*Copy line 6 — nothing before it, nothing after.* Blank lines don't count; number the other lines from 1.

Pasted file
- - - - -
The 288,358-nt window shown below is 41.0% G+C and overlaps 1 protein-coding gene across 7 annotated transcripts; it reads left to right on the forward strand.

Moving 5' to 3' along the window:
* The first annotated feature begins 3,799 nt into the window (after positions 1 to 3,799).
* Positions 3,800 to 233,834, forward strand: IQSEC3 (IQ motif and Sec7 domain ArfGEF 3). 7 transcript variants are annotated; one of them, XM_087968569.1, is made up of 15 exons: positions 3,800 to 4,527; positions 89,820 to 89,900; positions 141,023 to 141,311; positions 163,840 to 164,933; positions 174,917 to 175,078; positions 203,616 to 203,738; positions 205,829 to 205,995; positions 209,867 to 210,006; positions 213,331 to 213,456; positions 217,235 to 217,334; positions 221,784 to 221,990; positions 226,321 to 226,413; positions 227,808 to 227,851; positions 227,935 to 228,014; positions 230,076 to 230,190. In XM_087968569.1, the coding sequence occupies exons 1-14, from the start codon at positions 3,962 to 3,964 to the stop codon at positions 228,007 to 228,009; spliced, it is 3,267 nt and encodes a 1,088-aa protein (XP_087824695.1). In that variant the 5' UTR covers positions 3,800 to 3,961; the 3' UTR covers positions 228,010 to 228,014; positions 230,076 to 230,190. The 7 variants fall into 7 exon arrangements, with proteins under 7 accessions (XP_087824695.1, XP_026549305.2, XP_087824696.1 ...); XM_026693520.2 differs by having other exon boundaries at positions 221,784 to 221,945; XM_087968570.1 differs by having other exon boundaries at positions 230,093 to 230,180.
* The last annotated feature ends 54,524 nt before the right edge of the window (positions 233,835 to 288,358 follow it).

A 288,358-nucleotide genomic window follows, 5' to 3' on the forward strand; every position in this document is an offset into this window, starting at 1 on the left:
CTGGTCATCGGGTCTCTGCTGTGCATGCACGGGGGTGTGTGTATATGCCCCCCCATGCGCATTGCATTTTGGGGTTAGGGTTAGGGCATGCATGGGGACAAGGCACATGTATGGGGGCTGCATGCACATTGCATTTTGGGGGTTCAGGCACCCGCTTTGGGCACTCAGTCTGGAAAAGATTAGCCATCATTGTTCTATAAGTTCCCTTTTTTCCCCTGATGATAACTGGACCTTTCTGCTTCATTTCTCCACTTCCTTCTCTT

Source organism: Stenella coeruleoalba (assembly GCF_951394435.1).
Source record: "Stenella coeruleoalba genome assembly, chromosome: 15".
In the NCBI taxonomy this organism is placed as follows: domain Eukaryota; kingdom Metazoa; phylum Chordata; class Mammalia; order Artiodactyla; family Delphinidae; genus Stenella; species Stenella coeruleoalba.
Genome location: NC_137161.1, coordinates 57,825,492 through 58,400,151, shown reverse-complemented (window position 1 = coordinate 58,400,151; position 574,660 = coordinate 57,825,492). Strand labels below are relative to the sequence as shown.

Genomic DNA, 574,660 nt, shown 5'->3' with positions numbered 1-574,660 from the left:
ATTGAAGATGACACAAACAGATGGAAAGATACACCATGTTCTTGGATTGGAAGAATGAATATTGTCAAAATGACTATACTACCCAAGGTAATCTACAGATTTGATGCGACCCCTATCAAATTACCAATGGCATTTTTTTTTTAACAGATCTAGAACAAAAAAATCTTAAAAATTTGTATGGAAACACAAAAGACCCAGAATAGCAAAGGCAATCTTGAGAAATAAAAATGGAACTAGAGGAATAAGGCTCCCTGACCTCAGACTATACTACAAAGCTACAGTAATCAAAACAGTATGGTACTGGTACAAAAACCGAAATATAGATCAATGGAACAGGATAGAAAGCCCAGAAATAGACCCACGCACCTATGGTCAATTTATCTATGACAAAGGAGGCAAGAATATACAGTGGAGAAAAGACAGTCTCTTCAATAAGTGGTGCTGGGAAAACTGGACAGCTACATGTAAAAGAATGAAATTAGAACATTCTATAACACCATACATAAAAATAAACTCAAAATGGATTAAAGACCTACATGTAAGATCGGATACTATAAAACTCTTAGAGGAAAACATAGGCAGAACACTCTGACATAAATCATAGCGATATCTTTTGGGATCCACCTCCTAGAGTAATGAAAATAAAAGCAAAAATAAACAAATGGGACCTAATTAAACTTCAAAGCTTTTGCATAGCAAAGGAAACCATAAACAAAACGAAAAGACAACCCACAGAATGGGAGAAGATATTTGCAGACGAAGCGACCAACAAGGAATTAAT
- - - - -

A 288,358-nucleotide genomic window follows, 5' to 3' on the forward strand; every position in this document is an offset into this window, starting at 1 on the left: